Watering Hole Attack

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What Does Watering Hole Attack Mean?

A watering hole attack is a malware attack in which the attacker
observes the websites often visited by a victim or a particular group, and
infects those sites with malware. A watering hole attack has the
potential to infect the members of the targeted victim group. Although
uncommon, a watering hole attack does pose a significant threat to websites, as these attacks
are difficult to diagnose.


Techopedia Explains Watering Hole Attack

Legitimate or popular websites of high-profile companies are usually the focus of watering hole attacks. In most cases, an attacker lurks on legitimate websites which are frequently visited by their targeted prey. The targeted prey are most commonly employees of government offices, large organizations or similar entities. The attacker then focuses on infecting these websites with malware and making the target more vulnerable. The attacker looks into the vulnerabilities associated with the websites and injects malicious programming code, often in JavaScript or HTML. The code redirects the targeted groups to a different site where the malware or malvertisements are present. The malware is now ready to be infect machines upon their access of the compromised website.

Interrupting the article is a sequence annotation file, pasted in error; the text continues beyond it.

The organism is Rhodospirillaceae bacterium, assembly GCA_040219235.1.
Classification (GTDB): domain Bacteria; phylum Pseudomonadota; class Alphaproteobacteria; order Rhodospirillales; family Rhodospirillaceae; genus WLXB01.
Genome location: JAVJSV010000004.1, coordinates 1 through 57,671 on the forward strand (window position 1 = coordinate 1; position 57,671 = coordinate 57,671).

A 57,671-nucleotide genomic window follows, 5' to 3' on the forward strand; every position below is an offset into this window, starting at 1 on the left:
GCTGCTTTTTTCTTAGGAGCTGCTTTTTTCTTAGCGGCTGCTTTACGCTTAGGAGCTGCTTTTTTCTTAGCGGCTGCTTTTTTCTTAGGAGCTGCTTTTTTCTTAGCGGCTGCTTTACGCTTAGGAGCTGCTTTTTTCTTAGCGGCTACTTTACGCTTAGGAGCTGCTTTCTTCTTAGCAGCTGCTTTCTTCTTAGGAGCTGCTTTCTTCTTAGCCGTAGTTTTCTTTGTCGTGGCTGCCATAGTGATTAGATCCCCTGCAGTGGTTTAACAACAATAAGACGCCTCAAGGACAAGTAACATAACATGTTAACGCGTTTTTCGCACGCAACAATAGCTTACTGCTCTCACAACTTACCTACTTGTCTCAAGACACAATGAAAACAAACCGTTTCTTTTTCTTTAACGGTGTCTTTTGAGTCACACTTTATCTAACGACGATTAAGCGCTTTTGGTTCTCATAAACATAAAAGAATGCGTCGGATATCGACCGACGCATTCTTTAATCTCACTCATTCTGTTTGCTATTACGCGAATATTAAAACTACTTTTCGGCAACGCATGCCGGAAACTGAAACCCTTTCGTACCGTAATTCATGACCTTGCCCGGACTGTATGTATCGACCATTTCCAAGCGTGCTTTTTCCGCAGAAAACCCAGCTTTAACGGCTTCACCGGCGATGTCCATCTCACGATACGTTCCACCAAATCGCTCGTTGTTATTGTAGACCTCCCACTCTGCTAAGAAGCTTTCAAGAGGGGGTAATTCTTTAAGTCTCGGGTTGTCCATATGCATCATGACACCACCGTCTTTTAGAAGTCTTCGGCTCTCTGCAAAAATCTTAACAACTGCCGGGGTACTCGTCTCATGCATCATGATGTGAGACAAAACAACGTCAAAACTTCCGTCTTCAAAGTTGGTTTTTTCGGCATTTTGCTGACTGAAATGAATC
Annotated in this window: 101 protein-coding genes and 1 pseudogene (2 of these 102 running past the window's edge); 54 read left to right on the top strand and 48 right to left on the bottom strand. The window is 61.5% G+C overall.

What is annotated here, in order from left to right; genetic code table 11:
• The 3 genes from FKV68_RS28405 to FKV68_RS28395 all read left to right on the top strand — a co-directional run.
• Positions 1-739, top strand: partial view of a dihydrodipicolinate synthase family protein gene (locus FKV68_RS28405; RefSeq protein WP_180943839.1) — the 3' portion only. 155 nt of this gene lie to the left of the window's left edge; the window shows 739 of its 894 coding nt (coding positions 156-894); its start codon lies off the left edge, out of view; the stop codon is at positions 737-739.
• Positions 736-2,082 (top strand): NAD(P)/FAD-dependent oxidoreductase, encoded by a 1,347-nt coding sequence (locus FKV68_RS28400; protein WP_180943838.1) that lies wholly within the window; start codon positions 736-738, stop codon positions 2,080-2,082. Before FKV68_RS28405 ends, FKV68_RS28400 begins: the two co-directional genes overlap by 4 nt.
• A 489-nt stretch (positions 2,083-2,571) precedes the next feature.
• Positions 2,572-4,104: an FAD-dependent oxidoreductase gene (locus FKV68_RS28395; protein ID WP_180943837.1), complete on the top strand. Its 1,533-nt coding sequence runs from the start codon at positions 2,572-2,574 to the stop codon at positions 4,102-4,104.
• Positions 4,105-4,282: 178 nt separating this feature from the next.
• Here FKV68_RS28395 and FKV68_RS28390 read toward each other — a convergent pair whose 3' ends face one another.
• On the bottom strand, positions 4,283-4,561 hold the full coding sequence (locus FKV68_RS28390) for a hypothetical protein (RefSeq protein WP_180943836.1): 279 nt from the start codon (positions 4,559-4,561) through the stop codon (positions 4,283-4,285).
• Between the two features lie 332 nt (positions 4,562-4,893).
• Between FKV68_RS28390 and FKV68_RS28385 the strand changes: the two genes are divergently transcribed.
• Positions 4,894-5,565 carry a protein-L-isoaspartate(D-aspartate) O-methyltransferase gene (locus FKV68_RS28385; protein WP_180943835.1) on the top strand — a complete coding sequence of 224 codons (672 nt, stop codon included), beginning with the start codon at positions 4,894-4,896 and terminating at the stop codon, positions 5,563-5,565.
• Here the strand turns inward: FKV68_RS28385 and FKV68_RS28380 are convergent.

Most users unknowingly provide the tracking information while browsing. The tracking information gives the behavioral web patterns of the targeted victim groups. It also indirectly provides the attackers with information about browsing, cloud services access and security policies of the organizations.

One of the ways to defend against watering hole attacks is by educating users about such attacks. Effective detection and prevention techniques need to be used. Regular inspection of websites for malicious code should be conducted.


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Margaret Rouse
Technology Expert
Margaret Rouse
Technology Expert

Margaret is an award-winning technical writer and teacher known for her ability to explain complex technical subjects to a non-technical business audience. Over the past twenty years, her IT definitions have been published by Que in an encyclopedia of technology terms and cited in articles by the New York Times, Time Magazine, USA Today, ZDNet, PC Magazine, and Discovery Magazine. She joined Techopedia in 2011. Margaret's idea of a fun day is helping IT and business professionals learn to speak each other’s highly specialized languages.